Sometimes finding a new place to explore involves nothing more tactical than looking at a map and wondering what a particular place looks like. Montello, Nevada has a rodeo grounds and two functioning bars, or at least according to the map it did. So why not confirm it?
Montello (pop. 216, and that sounds liberal) sits 23 miles northeast off I-80, on State Route 233, which continues seamlessly into Utah as its State Route 30. For decades Montello’s big industry was supplying the railroad, and that appears to still be the case. We sat captivated as a mile-long Union Pacific freight decoupled its twin engines, a process that took fewer minutes (about 12) and workers (2) than we would have guessed.
Montello’s another town that once you digest it, you have to either retrace your route to get back to civilization, or continue through harsh and unfamiliar territory. The latter strategy was still too tempting to pass up. The plan crystallized – continue into Utah, then take a 4×4 road to the historic ghost town of Lucin.
Lucin is noteworthy for a series of trestles known as the Lucin Cutoff – a work of engineering genius that enabled Southern Pacific trains to cross over Great Salt Lake rather than around it. Lucin, long dead, sits about 8 miles south of the lightly populated state route. The navigable if erratic dirt road continues south for 70 miles. Several working ranches dot the route, sandwiched between the staggering Pilot Mountains to the west and the edge of the seemingly infinite Bonneville Salt Flats to the east. It prompted one inveterate traveler to remark that she now understood what inspired Brigham Young when he declared “This is the place” and brought the early Mormons’ westward trek to an end.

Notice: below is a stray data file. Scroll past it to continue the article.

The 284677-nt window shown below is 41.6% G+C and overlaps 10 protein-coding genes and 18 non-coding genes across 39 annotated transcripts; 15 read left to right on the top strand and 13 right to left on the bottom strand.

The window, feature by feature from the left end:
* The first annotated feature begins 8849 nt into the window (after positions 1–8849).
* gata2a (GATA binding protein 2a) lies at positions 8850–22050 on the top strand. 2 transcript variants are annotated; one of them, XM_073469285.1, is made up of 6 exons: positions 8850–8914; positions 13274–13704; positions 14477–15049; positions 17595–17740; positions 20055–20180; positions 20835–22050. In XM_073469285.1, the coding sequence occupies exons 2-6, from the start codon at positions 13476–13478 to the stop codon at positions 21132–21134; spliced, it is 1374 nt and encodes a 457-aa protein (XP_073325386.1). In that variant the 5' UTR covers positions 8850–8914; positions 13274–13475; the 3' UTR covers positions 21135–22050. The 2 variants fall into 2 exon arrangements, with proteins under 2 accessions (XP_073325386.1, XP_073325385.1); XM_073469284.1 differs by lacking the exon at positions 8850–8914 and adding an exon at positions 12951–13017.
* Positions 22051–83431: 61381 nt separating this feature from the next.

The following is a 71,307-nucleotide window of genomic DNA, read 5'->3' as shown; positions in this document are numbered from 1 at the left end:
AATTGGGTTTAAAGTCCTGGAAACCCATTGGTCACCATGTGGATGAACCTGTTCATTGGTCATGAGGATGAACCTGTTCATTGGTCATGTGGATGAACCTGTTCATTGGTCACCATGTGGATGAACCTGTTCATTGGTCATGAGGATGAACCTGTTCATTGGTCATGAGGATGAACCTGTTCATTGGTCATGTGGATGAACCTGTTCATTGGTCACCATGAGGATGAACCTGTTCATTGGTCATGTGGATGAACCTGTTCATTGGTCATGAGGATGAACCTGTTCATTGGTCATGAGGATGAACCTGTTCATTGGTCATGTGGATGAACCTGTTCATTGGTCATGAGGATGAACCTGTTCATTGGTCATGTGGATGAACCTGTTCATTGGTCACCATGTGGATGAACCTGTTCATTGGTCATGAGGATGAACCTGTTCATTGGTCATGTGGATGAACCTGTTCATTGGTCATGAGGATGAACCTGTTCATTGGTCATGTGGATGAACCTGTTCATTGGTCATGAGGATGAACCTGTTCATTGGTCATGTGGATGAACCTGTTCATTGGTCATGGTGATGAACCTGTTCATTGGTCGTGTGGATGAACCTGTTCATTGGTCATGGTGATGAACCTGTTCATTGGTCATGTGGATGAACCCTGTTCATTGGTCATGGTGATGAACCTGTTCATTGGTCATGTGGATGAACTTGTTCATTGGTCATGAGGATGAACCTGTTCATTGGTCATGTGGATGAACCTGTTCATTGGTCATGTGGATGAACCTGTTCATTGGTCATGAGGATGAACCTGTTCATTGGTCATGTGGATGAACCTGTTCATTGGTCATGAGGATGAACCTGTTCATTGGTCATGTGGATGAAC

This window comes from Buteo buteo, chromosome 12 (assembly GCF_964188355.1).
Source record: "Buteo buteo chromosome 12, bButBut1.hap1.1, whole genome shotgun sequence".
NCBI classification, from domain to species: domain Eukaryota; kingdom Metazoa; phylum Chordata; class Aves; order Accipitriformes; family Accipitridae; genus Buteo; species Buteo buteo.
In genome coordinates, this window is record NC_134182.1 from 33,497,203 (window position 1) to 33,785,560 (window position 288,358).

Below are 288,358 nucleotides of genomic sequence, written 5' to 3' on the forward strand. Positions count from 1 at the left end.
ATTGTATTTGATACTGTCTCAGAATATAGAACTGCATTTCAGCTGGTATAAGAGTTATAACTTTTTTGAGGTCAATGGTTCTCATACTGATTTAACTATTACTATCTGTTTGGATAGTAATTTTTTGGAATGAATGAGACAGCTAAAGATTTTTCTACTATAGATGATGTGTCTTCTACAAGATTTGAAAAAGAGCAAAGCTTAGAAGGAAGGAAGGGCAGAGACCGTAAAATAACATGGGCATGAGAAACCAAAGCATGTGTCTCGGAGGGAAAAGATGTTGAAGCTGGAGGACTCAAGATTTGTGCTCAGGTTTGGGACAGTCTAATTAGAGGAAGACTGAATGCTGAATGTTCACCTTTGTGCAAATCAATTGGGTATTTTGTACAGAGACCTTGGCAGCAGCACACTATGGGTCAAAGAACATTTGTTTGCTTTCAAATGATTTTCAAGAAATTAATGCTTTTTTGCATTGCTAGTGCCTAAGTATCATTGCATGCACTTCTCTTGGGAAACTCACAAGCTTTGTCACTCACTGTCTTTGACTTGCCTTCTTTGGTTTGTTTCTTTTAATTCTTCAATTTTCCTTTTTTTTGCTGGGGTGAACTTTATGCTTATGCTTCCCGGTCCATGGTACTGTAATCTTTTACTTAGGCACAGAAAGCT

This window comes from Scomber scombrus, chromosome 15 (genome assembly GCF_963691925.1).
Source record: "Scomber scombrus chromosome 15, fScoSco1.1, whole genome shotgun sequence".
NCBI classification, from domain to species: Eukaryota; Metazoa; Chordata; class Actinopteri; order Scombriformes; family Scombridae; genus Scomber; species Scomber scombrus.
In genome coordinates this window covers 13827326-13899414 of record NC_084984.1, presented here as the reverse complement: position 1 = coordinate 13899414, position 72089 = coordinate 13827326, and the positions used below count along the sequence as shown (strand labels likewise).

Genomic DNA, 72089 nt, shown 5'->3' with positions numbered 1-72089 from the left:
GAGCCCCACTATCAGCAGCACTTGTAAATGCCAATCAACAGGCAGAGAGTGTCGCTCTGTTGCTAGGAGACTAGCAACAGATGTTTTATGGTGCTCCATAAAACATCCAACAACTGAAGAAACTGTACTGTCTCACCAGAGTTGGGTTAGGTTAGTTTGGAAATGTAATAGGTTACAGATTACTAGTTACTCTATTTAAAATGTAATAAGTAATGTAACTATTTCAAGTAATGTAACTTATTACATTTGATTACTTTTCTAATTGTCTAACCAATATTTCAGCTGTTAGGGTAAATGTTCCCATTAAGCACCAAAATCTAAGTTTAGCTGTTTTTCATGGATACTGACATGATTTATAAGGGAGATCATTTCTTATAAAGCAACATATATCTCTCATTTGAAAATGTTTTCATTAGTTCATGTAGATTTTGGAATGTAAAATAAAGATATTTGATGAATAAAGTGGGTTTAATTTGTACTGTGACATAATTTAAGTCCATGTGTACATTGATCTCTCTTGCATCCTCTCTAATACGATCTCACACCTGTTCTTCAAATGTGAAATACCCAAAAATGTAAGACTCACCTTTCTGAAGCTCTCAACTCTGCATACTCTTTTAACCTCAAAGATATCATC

The only signs of human life we encountered south of Lucin were 4 hunters riding ATVs, it being the opening day of Utah’s 2-week bull elk season. Pilot Mountain Road took us briefly back into Nevada, within the boundaries of a hunting unit in which a cognizant bull elk could remain safe from muzzleloader fire for another 8 days.
The road then curves southeast back into Utah, with a view into the panorama of the famed salt flats. Either you need to hold a yardstick in front of you while looking at them in order to detect the curvature of the Earth, or that’s just an urban (or rural) legend. Still, it’s as impressive as any barrier reef or glacier field.
Back on the interstate, and one more attraction to cross off the list. Metaphor: The Tree of Utah. A sculpture the height of a cell phone tower, consisting of a series of baseball-shaped polyps emanating from a trunk. Hard by the westbound lanes of I-80, it’s the only work of note from Swedish artist Karl Momen, who financed and built it in the early 1980s. He wouldn’t spring for a highway exit, so the tree’s plaque and its inscription sit unread by the thousands of travelers who speed by daily. Having already encountered one highway patrolman too many on this trip, we didn’t think it wise to double back and have “radiator trouble” by the sculpture. Instead we continued into Salt Lake, ready for metropolitan life once again.